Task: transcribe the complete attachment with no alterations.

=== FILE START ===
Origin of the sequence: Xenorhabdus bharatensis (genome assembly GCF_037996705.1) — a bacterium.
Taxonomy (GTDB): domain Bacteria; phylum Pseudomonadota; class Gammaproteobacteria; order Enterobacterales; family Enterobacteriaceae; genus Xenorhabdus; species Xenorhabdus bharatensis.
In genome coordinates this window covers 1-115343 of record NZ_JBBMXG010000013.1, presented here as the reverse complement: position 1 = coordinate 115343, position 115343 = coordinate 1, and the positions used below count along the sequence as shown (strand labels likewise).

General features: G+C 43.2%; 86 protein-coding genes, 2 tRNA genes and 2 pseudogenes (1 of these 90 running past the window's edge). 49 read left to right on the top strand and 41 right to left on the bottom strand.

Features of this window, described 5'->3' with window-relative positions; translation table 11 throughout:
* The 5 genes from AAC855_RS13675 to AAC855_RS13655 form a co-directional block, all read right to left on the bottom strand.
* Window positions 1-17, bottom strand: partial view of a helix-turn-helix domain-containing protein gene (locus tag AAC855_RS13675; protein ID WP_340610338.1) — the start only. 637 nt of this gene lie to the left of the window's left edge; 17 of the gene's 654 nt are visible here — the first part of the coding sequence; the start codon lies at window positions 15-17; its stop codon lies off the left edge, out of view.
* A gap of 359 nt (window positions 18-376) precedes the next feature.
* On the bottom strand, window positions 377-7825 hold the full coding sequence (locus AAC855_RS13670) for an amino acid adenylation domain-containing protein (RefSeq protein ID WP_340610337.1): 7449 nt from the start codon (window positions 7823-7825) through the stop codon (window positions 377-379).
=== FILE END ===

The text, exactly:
Origin of the sequence: Xenorhabdus bharatensis (genome assembly GCF_037996705.1) — a bacterium.
Taxonomy (GTDB): domain Bacteria; phylum Pseudomonadota; class Gammaproteobacteria; order Enterobacterales; family Enterobacteriaceae; genus Xenorhabdus; species Xenorhabdus bharatensis.
In genome coordinates this window covers 1-115343 of record NZ_JBBMXG010000013.1, presented here as the reverse complement: position 1 = coordinate 115343, position 115343 = coordinate 1, and the positions used below count along the sequence as shown (strand labels likewise).

General features: G+C 43.2%; 86 protein-coding genes, 2 tRNA genes and 2 pseudogenes (1 of these 90 running past the window's edge). 49 read left to right on the top strand and 41 right to left on the bottom strand.

Features of this window, described 5'->3' with window-relative positions; translation table 11 throughout:
* The 5 genes from AAC855_RS13675 to AAC855_RS13655 form a co-directional block, all read right to left on the bottom strand.
* Window positions 1-17, bottom strand: partial view of a helix-turn-helix domain-containing protein gene (locus tag AAC855_RS13675; protein ID WP_340610338.1) — the start only. 637 nt of this gene lie to the left of the window's left edge; 17 of the gene's 654 nt are visible here — the first part of the coding sequence; the start codon lies at window positions 15-17; its stop codon lies off the left edge, out of view.
* A gap of 359 nt (window positions 18-376) precedes the next feature.
* On the bottom strand, window positions 377-7825 hold the full coding sequence (locus AAC855_RS13670) for an amino acid adenylation domain-containing protein (RefSeq protein ID WP_340610337.1): 7449 nt from the start codon (window positions 7823-7825) through the stop codon (window positions 377-379).